Utility Vs Design Patents: Which One is Right for Your Product?

Patent types fall into two main categories: Utility and Design. Like the names imply, they protect different things. A Utility Patent provides broader protections. However, a Design Patent is no less useful. In fact, it can be a powerful business tool. 

Utility Patents

  • Protects broadly the function, structure, and interior workings of an invention.
  • Lasts 20 years from the earliest filing date, but you must pay maintenance fees. 
  • To be awarded a Utility Patent, you must meet a high threshold. Accordingly, the application process is complex, often expensive, and can take 2-3 years for approval.
  • A single utility patent can contain multiple claims and protect many different versions of your invention. For example, if a competitor creates something different in design but deemed similar in function, the competitor will likely be infringing your patent.

Design Patents

  • Protects the invention’s unique visual qualities. 
  • The application is less complicated and costs far less. The process takes about six months to 1 year, and when filled correctly, is less likely to be rejected.  
  • Lasts 15 years and does not require maintenance fees.
  • Design patents may be relatively easy to get around by changing the overall appearance of a competing product. 

Do you need both?

If your invention has a unique structure/function coupled with a unique ornamental design, then you should consider obtaining both. You will then have overlapping protection. A few famous examples that have benefitted from having both utility and design patents include the George Foreman Grill, still a market dominator after all these years, and the Squatty Potty (hear me out). The inventors behind this simple plastic footrest aggressively assert both their utility and design patents and make millions accordingly. Perhaps the most legendary example is the iPhone. Apple spent months creating the iPhone design, rejecting hundreds of ideas. Eventually, they created a device with a rectangular front face with rounded corners, a raised rim, and (with its first version) a grid of 16 colorful icons on a black screen. Apple has design patents for all of these features. When Samsung created their version, Apple took them to court and battled for seven years over alleged infringements. The second Apple v. Samsung damages trial in 2018 ended in a $5.3 million verdict for infringing Apple’s utility patents and a whopping $533 million for infringing Apple’s design patents.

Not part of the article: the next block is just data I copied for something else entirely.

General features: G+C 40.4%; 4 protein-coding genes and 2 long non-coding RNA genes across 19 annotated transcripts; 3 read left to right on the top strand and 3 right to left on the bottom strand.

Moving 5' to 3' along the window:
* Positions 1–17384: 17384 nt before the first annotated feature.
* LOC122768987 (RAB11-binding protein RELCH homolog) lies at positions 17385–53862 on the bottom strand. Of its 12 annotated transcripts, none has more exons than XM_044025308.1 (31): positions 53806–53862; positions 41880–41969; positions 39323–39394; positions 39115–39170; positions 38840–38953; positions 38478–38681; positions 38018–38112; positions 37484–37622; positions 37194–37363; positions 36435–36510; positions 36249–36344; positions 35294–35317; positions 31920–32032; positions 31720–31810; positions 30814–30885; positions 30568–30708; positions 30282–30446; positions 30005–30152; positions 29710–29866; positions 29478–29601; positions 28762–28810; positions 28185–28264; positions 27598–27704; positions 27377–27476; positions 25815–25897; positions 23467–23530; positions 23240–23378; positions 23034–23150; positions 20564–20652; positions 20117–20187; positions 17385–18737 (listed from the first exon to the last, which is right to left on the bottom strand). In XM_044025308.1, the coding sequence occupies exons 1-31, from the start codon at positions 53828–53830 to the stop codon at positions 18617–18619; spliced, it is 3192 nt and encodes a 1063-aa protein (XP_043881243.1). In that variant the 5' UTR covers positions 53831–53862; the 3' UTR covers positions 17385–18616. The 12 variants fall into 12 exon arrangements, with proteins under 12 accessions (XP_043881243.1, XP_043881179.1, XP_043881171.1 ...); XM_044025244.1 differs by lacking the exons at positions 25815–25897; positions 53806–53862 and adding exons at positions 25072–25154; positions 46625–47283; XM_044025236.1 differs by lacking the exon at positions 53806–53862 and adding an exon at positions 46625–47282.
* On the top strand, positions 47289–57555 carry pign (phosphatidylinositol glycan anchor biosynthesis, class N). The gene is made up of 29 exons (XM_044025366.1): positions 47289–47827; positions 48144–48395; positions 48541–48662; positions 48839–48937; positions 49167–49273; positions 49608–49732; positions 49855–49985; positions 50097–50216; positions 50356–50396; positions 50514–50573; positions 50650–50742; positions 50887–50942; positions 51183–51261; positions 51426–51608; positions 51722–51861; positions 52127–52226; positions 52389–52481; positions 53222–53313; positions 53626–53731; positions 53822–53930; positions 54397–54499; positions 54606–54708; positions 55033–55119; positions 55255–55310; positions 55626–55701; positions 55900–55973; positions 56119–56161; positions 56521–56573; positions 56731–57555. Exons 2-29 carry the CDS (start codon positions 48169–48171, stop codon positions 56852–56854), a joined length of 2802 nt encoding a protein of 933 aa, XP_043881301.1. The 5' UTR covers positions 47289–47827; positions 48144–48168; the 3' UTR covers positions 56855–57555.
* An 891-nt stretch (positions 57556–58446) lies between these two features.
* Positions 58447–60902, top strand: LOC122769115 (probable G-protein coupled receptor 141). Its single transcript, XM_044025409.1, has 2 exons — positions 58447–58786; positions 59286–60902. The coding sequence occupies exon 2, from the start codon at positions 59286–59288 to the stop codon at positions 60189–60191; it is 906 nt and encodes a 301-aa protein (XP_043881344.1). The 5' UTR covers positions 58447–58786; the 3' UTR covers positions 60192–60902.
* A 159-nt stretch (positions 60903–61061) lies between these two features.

Have a filing strategy ready

If you are interested in filing both utility and design patents for your invention, you will want to have a carefully constructed strategy. You will want to file in a particular order, in a cost-effective way, allowing you to focus on detailed responses and increases your chances of being successful at each stage. I work with Inventors and business owners like you to ensure that your intellectual property is fully protected. Before you go it alone, let’s have a conversation. I am here to help you determine if your invention is eligible for a patent, if it would benefit from both kinds, and what tactics are best to get you to the finish line.

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